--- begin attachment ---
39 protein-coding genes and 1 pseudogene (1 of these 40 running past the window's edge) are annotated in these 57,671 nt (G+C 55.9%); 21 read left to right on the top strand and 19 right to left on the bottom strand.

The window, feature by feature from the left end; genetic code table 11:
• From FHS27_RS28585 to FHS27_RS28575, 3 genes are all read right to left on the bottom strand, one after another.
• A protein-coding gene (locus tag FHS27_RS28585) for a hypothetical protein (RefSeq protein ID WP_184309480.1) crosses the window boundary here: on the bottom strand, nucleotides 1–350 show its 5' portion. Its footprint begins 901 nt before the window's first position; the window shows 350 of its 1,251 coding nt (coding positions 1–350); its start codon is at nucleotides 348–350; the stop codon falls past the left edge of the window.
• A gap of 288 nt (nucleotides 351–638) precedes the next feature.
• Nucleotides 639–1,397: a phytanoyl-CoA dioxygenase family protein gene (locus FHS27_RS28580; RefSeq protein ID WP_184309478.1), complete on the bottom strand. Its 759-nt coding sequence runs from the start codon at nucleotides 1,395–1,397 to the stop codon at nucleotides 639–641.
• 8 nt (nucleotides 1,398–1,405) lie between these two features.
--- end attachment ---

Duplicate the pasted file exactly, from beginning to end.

39 protein-coding genes and 1 pseudogene (1 of these 40 running past the window's edge) are annotated in these 57,671 nt (G+C 55.9%); 21 read left to right on the top strand and 19 right to left on the bottom strand.

The window, feature by feature from the left end; genetic code table 11:
• From FHS27_RS28585 to FHS27_RS28575, 3 genes are all read right to left on the bottom strand, one after another.
• A protein-coding gene (locus tag FHS27_RS28585) for a hypothetical protein (RefSeq protein ID WP_184309480.1) crosses the window boundary here: on the bottom strand, nucleotides 1–350 show its 5' portion. Its footprint begins 901 nt before the window's first position; the window shows 350 of its 1,251 coding nt (coding positions 1–350); its start codon is at nucleotides 348–350; the stop codon falls past the left edge of the window.
• A gap of 288 nt (nucleotides 351–638) precedes the next feature.
• Nucleotides 639–1,397: a phytanoyl-CoA dioxygenase family protein gene (locus FHS27_RS28580; RefSeq protein ID WP_184309478.1), complete on the bottom strand. Its 759-nt coding sequence runs from the start codon at nucleotides 1,395–1,397 to the stop codon at nucleotides 639–641.
• 8 nt (nucleotides 1,398–1,405) lie between these two features.